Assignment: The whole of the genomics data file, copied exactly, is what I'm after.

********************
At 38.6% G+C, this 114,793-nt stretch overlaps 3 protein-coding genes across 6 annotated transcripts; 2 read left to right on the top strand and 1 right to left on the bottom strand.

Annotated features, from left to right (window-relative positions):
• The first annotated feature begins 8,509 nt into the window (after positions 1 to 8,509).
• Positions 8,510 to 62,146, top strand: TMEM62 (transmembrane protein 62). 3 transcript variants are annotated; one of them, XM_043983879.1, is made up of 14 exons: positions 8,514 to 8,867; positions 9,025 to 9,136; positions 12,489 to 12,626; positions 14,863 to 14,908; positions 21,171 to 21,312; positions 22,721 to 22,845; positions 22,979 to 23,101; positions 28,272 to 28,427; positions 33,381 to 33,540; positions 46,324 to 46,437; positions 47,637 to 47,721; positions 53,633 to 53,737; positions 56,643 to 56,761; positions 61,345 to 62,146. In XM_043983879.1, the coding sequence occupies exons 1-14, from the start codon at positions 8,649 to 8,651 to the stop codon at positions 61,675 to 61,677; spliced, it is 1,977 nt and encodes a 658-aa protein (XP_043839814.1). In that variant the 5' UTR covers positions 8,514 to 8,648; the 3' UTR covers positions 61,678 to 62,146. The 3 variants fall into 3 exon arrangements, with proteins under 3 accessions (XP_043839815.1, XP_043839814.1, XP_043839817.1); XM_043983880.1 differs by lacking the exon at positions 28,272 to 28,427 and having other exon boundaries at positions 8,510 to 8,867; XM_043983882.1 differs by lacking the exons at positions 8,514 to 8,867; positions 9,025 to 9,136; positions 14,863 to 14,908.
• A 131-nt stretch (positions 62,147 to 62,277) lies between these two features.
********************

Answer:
At 38.6% G+C, this 114,793-nt stretch overlaps 3 protein-coding genes across 6 annotated transcripts; 2 read left to right on the top strand and 1 right to left on the bottom strand.

Annotated features, from left to right (window-relative positions):
• The first annotated feature begins 8,509 nt into the window (after positions 1 to 8,509).
• Positions 8,510 to 62,146, top strand: TMEM62 (transmembrane protein 62). 3 transcript variants are annotated; one of them, XM_043983879.1, is made up of 14 exons: positions 8,514 to 8,867; positions 9,025 to 9,136; positions 12,489 to 12,626; positions 14,863 to 14,908; positions 21,171 to 21,312; positions 22,721 to 22,845; positions 22,979 to 23,101; positions 28,272 to 28,427; positions 33,381 to 33,540; positions 46,324 to 46,437; positions 47,637 to 47,721; positions 53,633 to 53,737; positions 56,643 to 56,761; positions 61,345 to 62,146. In XM_043983879.1, the coding sequence occupies exons 1-14, from the start codon at positions 8,649 to 8,651 to the stop codon at positions 61,675 to 61,677; spliced, it is 1,977 nt and encodes a 658-aa protein (XP_043839814.1). In that variant the 5' UTR covers positions 8,514 to 8,648; the 3' UTR covers positions 61,678 to 62,146. The 3 variants fall into 3 exon arrangements, with proteins under 3 accessions (XP_043839815.1, XP_043839814.1, XP_043839817.1); XM_043983880.1 differs by lacking the exon at positions 28,272 to 28,427 and having other exon boundaries at positions 8,510 to 8,867; XM_043983882.1 differs by lacking the exons at positions 8,514 to 8,867; positions 9,025 to 9,136; positions 14,863 to 14,908.
• A 131-nt stretch (positions 62,147 to 62,277) lies between these two features.